Remember when the most widely used storage drives in consumer electronics were the analog HDD? Believe it or not, that was a whopping 12 years ago. In 2010 we witnessed, according to Statista, the highest sales peak ever seen in the history of hard drives, with more than 650 million units sold — but also the beginning of its non-stop downfall. Now the SSD is the new king.
Compared to SSD memories, analog hard disks have a wider storage capacity and are cheaper. However, this is a small price to pay for the many benefits SSDs offer, such as a faster processing capacity, a longer life span, and the absence of the annoying noise caused by the HDD working at maximum capacity. The reason why HDDs are so slow and noisy is that every piece of info is physically stored on the hard disk and computers need to make a great effort to find the exact location where they were placed.
SSD’s secret to improved performance is that data is stored in small, interconnected flash memories, which rely on their own controller to handle the information needed to be read or written at every moment. These components are super small and make the SSD memories require less power than an HDD to perform the same actions, making them particularly suitable for laptops and other small devices.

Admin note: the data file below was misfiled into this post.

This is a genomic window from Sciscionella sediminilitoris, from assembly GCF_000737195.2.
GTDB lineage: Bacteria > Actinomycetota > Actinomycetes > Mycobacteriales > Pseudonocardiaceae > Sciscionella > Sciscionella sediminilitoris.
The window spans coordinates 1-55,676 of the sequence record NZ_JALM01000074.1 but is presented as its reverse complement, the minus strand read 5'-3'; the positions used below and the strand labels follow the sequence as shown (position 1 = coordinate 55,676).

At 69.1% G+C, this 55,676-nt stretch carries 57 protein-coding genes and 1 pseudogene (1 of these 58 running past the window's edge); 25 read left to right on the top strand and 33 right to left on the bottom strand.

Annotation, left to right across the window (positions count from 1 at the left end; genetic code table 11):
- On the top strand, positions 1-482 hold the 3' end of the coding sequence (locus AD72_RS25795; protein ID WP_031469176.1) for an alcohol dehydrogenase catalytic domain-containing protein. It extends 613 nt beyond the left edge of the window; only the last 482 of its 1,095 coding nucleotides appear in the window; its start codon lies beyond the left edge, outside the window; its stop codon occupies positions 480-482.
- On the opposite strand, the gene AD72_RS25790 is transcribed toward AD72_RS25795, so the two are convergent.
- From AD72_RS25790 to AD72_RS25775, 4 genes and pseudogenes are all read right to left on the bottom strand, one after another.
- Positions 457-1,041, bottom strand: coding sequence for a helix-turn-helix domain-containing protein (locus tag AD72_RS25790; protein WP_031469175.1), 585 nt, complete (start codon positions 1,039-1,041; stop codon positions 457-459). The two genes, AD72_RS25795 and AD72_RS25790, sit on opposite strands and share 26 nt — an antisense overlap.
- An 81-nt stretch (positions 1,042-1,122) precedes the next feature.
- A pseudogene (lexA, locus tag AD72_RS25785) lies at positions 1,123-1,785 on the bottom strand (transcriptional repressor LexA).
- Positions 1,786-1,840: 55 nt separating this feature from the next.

Today we’re going to discuss a specific type of SSD memory: the M.2 SSD, the crown jewel of our next-generation docking station for Steam Deck. As its name suggests, this SSD memory requires your motherboard to feature an M.2 port where you can screw it. It takes up very little space and doesn’t require a power cable to work.
An M.2 SSD memory can be connected to a SATA (Serial Advanced Technology Attachment) or PCIe (Peripheral Component Interconnect Express) / NVMe (non-volatile memory express) bus, so it’s important to check which one works for your motherboard. In the case of our dock for Steam Deck, the M.2 SSD we plan to incorporate works with a PCIe 4.0 slot because it works pretty faster (max. 1000 Mbps) than SATA (max. 600 Mbps) when it comes to processing big files or running games.
The docking station supports 42mm, 60mm, and 80mm long M.2 SSD models. They all have a maximum storage capacity of 2 TB, so imagine all the games you may install there! That way, you’ll have more free space in your Steam Deck for all these cool indie games you'd rather play in handheld mode.
Here are some of the games for Steam Deck you might want to enjoy in a docking station with an M.2 SSD slot:
- Marvel’s Spider-Man Remastered (75 GB)
- Elden Ring (60 GB)
- Stray (10 GB)
- Yakuza: Like A Dragon (40 GB)
- God of War (70 GB)
- Sekiro: Shadows Dice Twice (25 GB)
- Final Fantasy VII Remake: Intergrade (100 GB)
- Deathloop (30 GB)
- Horizon: Zero Dawn (100 GB)
- DOOM (55 GB)
- Dishonored (9 GB)
- Apex Legends (56 GB)
See you in our next entry,
The JSAUX team